two point perspective question from Mastering Perspective class exercise 5



  • PerspectiveExercise-5.jpg

    I wasn't intending to upload this copy of my work - intended as an exercise only so it's pretty rough and unfinished BUT I am stumped on something. It's an exercise from the Mastering Perspective class.
    I think I more or less have the table , chair, door, window reasonably accurate within the perspective of the scene. Tho I realize the lower line on window probably angled the wrong way now that I look at it again! But I was trying to put a bookshelf on the right hand side of the scene. But both perspective points are now to the left of where I want the bookshelf. It isn't making any sense to me anymore 😞 Do I add a new point somewhere off the page to the right? Given the perspective on the table, the viewer would be sort of standing in front of the table so would see the closest side of the bookshelf. But I can't quite figure things out without another point and I don't know if that correct. THANKS SO MUCH for any help and I will accept all crits or drawovers etc 🙂



  • @Coley typical rule is dont go beyond your vanishing points in your image frame. But there are ways. It’s tough but can be done.

    Options are:

    1. You can change the image frame so that the vanishing point going back (the one in view) is more to the right. You would just have to redo your drawing this way but this is the easiest solution.

    2. You can look up how to do diagonal vanishing points using your table as a guide. (But your bookshelf will look askew because of where your vanishing points are currently)

    3. You can put the bookshelf on the left side by the door and maybe just have a photo frane on the right. This way itll be between the vanishing points and wont look skewed.

    4. You can eyeball it and not have the entire bookshelf in the frame.

    These are things I would do.
    If i ever draw rooms like this. I never make vanishing points that will allow for room outside the space between them, otherwise you may wanna just try using 1 point. If I’m using the angle you’re making, then I would implement diagonal vanishing points. Look that up itll help in future things.

    General advice though you may want to avoid making your image frame have a vanishing point in it when you’re doing 2 or 3 point perspective. Best practice is to put your vanishing points outside the picture frame.

    I attached the change as an example. Look how skewed the window frame would have to be in order to match the vanishing point that is created rather than what felt natural to you.
    8AC03867-98BE-4459-8EAF-84FF5A694AF7.jpeg



  • @Aleksey thanks for that great information. Very helpful and I really appreciate it. 😀 I will look up the diagonal vanishing points. Hadn't ever heard of it. So much to learn and practice.
    Thanks again, it's great to talk a walk through someone else's thought process on these sorts of issues.



  • @Coley Yeah feel free to contact me if you have more questions I have read so many books on perspective I’m just so lazy and never used it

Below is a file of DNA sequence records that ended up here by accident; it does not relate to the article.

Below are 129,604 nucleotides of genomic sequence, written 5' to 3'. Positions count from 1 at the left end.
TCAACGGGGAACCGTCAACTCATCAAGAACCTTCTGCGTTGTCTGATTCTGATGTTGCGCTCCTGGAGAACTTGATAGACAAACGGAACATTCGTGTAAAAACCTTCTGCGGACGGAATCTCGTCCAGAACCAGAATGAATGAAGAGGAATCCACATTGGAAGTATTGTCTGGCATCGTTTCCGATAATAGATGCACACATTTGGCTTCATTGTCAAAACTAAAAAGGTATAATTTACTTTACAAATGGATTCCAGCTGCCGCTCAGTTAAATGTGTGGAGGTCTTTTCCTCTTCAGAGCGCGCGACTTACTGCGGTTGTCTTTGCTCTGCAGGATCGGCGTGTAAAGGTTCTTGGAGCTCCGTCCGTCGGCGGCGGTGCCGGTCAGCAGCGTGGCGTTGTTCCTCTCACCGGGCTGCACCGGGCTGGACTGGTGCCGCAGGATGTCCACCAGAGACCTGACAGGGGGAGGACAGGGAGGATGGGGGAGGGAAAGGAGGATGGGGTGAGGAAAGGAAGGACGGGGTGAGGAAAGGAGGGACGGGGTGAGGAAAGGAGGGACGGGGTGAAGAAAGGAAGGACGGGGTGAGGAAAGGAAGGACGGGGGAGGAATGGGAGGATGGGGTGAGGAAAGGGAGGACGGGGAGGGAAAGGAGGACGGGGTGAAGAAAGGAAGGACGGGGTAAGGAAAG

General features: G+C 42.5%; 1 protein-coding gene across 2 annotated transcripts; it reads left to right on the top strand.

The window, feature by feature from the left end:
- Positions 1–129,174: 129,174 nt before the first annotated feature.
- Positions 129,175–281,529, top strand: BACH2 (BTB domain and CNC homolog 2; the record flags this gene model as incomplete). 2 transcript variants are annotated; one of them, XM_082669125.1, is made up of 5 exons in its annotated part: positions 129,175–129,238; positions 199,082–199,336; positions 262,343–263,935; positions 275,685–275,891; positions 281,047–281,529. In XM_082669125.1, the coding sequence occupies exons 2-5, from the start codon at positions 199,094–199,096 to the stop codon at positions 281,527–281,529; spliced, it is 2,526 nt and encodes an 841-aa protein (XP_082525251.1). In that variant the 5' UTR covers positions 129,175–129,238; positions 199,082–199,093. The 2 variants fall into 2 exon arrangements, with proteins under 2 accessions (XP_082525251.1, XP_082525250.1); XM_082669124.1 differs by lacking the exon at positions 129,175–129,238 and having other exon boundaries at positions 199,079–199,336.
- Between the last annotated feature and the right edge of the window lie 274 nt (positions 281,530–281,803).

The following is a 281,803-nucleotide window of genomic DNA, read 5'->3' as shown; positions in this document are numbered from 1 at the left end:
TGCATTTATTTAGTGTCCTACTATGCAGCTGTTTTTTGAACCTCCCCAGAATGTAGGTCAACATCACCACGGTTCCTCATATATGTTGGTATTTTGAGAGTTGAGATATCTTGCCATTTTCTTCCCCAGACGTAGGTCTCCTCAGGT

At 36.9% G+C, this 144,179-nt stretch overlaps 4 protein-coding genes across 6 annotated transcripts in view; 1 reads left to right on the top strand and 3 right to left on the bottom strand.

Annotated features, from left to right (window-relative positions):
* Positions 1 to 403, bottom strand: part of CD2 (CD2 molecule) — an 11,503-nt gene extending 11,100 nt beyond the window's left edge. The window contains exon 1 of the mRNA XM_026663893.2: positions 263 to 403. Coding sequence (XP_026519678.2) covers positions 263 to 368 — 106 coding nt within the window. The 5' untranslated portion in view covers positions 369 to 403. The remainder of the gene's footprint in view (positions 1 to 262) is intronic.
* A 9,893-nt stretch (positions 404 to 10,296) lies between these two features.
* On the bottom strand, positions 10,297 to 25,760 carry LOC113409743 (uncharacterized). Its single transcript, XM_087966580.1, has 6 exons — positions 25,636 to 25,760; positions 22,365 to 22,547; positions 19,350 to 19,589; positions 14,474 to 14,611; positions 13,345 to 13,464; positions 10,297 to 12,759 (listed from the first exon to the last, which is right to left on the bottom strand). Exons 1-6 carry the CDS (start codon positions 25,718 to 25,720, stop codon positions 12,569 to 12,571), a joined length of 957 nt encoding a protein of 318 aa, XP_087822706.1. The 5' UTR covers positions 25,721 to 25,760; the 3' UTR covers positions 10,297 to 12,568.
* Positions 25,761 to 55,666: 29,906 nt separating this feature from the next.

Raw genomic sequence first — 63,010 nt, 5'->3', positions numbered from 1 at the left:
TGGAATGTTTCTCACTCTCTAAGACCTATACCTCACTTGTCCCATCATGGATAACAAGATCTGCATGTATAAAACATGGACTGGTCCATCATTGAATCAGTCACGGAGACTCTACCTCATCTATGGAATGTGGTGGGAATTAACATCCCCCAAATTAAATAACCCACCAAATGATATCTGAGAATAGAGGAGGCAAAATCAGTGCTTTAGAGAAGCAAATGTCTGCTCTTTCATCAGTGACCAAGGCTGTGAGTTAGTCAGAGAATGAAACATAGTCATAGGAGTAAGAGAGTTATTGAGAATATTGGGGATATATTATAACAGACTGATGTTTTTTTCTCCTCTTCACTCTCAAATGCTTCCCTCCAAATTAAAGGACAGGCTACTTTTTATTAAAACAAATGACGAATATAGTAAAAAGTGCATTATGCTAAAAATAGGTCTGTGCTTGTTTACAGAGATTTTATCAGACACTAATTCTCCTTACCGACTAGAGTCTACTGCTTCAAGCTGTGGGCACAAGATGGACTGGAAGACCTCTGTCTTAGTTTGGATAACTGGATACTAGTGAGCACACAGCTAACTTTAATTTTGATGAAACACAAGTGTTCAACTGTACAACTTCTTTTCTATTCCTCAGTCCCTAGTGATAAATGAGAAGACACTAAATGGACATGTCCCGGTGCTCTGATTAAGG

• Pro

    @Coley You got really great info from @Aleksey ! I agree with what he said, and emphasize the argument that when working with 2 points it's best to have both vanishing points outside the frame. I can already see, looking at your table, that you're getting some really extreme angles here! It's looking like a trapeze more than a rectangle... This is a typical example of what happens when your vanishing points are too close together. Like Aleksey said there are ways to work around that, but the majority of the time it's just not worth it! It's a good idea to start thinking of perspective in these terms: instead of following vanishing points strictly to the end, YOU decide where you place your VP depending of how YOU want your image to look 🙂 For example, you could do a quick thumbnail, and then place VPs on your illustration based on that. Best of luck with your course!



  • Yeah what @NessIllustration said. This way you dont have to use the more complicated diagonal vp. But they are helpful to know in case you habe objects you want to turn and represent accurately. Also helpful with repetative squares and rectangles.

    You have a lot more control when you decide where things go, just gotta follow the basic principles.
    Don’t put your vps within the image frame, unless you’re doing this deliberately (ive played around with it it can be very fun)

    I encourage you though just to better understand and learn these principles, to break the rules and see what happens. Especially during that exercise where you make those cubes. Put the VP closer together or twist them. See what happens.

    I feel like the mastering perspective class could use improvements but its ok for going over the basics for those that have trouble learning it.



  • @NessIllustration thanks! I'm learning so mmuch since joining SVS 🙂


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